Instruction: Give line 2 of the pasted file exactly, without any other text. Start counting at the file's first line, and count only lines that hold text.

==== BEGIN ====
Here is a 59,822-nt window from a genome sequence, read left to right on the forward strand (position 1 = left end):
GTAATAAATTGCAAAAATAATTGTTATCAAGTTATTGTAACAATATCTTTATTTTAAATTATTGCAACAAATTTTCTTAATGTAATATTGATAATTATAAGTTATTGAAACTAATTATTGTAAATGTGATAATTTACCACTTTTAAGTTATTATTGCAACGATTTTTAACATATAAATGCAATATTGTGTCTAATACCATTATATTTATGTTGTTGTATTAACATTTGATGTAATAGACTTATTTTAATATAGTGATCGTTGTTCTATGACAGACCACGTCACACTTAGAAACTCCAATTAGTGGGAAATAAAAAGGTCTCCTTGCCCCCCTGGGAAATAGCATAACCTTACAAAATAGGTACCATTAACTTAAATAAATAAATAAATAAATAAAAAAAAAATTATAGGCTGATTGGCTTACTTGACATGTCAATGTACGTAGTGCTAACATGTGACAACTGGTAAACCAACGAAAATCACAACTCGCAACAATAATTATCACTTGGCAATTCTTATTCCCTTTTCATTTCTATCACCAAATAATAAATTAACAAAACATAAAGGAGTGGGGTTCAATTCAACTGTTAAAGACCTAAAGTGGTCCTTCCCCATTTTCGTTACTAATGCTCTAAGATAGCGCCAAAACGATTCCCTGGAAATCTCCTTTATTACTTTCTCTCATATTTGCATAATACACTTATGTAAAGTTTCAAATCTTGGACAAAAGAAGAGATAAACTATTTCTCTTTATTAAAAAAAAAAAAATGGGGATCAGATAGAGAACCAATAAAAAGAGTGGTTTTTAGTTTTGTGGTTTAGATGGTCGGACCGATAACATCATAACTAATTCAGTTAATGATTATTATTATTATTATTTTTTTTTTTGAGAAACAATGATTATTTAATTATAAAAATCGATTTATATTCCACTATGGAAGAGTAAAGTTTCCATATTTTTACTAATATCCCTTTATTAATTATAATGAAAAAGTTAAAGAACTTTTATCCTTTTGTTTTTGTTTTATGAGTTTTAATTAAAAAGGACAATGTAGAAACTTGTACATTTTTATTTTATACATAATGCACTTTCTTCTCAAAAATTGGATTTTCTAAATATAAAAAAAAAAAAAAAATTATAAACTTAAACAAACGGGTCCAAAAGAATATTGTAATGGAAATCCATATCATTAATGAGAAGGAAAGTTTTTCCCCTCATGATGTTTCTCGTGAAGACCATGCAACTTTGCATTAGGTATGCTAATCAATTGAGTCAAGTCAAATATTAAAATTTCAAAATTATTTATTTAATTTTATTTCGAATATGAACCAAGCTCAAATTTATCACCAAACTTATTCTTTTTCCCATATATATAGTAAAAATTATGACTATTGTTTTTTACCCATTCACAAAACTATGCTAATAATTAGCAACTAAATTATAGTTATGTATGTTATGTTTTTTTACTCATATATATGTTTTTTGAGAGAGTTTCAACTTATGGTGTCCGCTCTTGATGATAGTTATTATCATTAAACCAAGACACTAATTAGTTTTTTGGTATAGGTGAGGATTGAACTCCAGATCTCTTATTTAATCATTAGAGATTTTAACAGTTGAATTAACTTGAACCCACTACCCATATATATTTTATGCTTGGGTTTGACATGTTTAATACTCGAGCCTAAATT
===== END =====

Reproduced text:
GTAATAAATTGCAAAAATAATTGTTATCAAGTTATTGTAACAATATCTTTATTTTAAATTATTGCAACAAATTTTCTTAATGTAATATTGATAATTATAAGTTATTGAAACTAATTATTGTAAATGTGATAATTTACCACTTTTAAGTTATTATTGCAACGATTTTTAACATATAAATGCAATATTGTGTCTAATACCATTATATTTATGTTGTTGTATTAACATTTGATGTAATAGACTTATTTTAATATAGTGATCGTTGTTCTATGACAGACCACGTCACACTTAGAAACTCCAATTAGTGGGAAATAAAAAGGTCTCCTTGCCCCCCTGGGAAATAGCATAACCTTACAAAATAGGTACCATTAACTTAAATAAATAAATAAATAAATAAAAAAAAAATTATAGGCTGATTGGCTTACTTGACATGTCAATGTACGTAGTGCTAACATGTGACAACTGGTAAACCAACGAAAATCACAACTCGCAACAATAATTATCACTTGGCAATTCTTATTCCCTTTTCATTTCTATCACCAAATAATAAATTAACAAAACATAAAGGAGTGGGGTTCAATTCAACTGTTAAAGACCTAAAGTGGTCCTTCCCCATTTTCGTTACTAATGCTCTAAGATAGCGCCAAAACGATTCCCTGGAAATCTCCTTTATTACTTTCTCTCATATTTGCATAATACACTTATGTAAAGTTTCAAATCTTGGACAAAAGAAGAGATAAACTATTTCTCTTTATTAAAAAAAAAAAAATGGGGATCAGATAGAGAACCAATAAAAAGAGTGGTTTTTAGTTTTGTGGTTTAGATGGTCGGACCGATAACATCATAACTAATTCAGTTAATGATTATTATTATTATTATTTTTTTTTTTGAGAAACAATGATTATTTAATTATAAAAATCGATTTATATTCCACTATGGAAGAGTAAAGTTTCCATATTTTTACTAATATCCCTTTATTAATTATAATGAAAAAGTTAAAGAACTTTTATCCTTTTGTTTTTGTTTTATGAGTTTTAATTAAAAAGGACAATGTAGAAACTTGTACATTTTTATTTTATACATAATGCACTTTCTTCTCAAAAATTGGATTTTCTAAATATAAAAAAAAAAAAAAAATTATAAACTTAAACAAACGGGTCCAAAAGAATATTGTAATGGAAATCCATATCATTAATGAGAAGGAAAGTTTTTCCCCTCATGATGTTTCTCGTGAAGACCATGCAACTTTGCATTAGGTATGCTAATCAATTGAGTCAAGTCAAATATTAAAATTTCAAAATTATTTATTTAATTTTATTTCGAATATGAACCAAGCTCAAATTTATCACCAAACTTATTCTTTTTCCCATATATATAGTAAAAATTATGACTATTGTTTTTTACCCATTCACAAAACTATGCTAATAATTAGCAACTAAATTATAGTTATGTATGTTATGTTTTTTTACTCATATATATGTTTTTTGAGAGAGTTTCAACTTATGGTGTCCGCTCTTGATGATAGTTATTATCATTAAACCAAGACACTAATTAGTTTTTTGGTATAGGTGAGGATTGAACTCCAGATCTCTTATTTAATCATTAGAGATTTTAACAGTTGAATTAACTTGAACCCACTACCCATATATATTTTATGCTTGGGTTTGACATGTTTAATACTCGAGCCTAAATT